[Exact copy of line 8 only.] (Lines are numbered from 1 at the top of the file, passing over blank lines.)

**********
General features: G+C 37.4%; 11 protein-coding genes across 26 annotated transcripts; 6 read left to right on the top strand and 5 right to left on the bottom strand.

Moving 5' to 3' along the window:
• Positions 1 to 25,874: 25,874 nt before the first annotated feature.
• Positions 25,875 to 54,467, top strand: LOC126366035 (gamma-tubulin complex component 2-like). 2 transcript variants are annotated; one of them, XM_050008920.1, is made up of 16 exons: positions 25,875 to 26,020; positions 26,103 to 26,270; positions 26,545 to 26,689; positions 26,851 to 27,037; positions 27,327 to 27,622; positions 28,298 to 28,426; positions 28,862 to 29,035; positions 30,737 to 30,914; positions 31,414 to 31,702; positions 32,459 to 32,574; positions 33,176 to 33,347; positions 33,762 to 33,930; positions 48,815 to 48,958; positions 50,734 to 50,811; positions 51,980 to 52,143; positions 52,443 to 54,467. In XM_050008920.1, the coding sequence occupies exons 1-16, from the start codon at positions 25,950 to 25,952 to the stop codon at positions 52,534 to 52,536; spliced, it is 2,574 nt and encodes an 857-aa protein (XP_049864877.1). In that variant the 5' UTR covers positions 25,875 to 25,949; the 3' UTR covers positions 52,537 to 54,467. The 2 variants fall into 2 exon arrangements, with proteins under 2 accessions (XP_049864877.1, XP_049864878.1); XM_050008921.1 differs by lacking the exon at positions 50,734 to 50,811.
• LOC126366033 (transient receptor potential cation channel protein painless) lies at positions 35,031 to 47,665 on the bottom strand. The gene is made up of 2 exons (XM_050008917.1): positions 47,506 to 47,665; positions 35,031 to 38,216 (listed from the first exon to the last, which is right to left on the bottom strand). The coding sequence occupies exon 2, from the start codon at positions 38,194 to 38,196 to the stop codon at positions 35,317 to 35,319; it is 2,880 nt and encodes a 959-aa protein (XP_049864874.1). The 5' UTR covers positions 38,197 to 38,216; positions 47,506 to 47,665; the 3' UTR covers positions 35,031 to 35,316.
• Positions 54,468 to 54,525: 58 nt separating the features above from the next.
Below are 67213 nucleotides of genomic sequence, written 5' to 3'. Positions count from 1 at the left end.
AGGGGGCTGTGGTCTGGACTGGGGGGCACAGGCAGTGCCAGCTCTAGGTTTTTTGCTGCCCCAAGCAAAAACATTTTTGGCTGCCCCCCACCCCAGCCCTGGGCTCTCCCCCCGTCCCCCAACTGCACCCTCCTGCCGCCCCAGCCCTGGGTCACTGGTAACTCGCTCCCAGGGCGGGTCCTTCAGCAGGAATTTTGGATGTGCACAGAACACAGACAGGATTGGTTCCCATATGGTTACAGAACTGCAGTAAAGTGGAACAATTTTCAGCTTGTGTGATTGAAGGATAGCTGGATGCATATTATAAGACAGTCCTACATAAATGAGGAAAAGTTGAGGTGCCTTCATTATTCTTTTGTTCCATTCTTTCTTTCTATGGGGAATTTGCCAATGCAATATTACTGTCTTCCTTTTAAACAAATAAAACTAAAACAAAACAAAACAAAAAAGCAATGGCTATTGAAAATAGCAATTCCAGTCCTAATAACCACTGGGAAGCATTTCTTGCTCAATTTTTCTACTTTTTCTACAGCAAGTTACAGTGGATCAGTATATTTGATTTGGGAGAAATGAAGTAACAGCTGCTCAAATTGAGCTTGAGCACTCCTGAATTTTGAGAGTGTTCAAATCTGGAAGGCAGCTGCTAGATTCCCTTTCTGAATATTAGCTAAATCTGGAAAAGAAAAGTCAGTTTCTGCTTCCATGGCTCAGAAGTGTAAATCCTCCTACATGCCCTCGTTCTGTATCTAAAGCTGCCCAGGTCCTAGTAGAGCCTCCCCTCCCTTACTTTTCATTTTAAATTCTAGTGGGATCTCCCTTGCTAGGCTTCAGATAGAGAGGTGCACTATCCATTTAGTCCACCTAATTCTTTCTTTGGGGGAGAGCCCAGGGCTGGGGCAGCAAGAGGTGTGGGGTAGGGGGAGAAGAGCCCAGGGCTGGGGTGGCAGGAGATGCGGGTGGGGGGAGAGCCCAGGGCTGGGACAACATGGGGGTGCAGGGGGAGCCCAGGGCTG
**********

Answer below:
AGGGGGCTGTGGTCTGGACTGGGGGGCACAGGCAGTGCCAGCTCTAGGTTTTTTGCTGCCCCAAGCAAAAACATTTTTGGCTGCCCCCCACCCCAGCCCTGGGCTCTCCCCCCGTCCCCCAACTGCACCCTCCTGCCGCCCCAGCCCTGGGTCACTGGTAACTCGCTCCCAGGGCGGGTCCTTCAGCAGGAATTTTGGATGTGCACAGAACACAGACAGGATTGGTTCCCATATGGTTACAGAACTGCAGTAAAGTGGAACAATTTTCAGCTTGTGTGATTGAAGGATAGCTGGATGCATATTATAAGACAGTCCTACATAAATGAGGAAAAGTTGAGGTGCCTTCATTATTCTTTTGTTCCATTCTTTCTTTCTATGGGGAATTTGCCAATGCAATATTACTGTCTTCCTTTTAAACAAATAAAACTAAAACAAAACAAAACAAAAAAGCAATGGCTATTGAAAATAGCAATTCCAGTCCTAATAACCACTGGGAAGCATTTCTTGCTCAATTTTTCTACTTTTTCTACAGCAAGTTACAGTGGATCAGTATATTTGATTTGGGAGAAATGAAGTAACAGCTGCTCAAATTGAGCTTGAGCACTCCTGAATTTTGAGAGTGTTCAAATCTGGAAGGCAGCTGCTAGATTCCCTTTCTGAATATTAGCTAAATCTGGAAAAGAAAAGTCAGTTTCTGCTTCCATGGCTCAGAAGTGTAAATCCTCCTACATGCCCTCGTTCTGTATCTAAAGCTGCCCAGGTCCTAGTAGAGCCTCCCCTCCCTTACTTTTCATTTTAAATTCTAGTGGGATCTCCCTTGCTAGGCTTCAGATAGAGAGGTGCACTATCCATTTAGTCCACCTAATTCTTTCTTTGGGGGAGAGCCCAGGGCTGGGGCAGCAAGAGGTGTGGGGTAGGGGGAGAAGAGCCCAGGGCTGGGGTGGCAGGAGATGCGGGTGGGGGGAGAGCCCAGGGCTGGGACAACATGGGGGTGCAGGGGGAGCCCAGGGCTG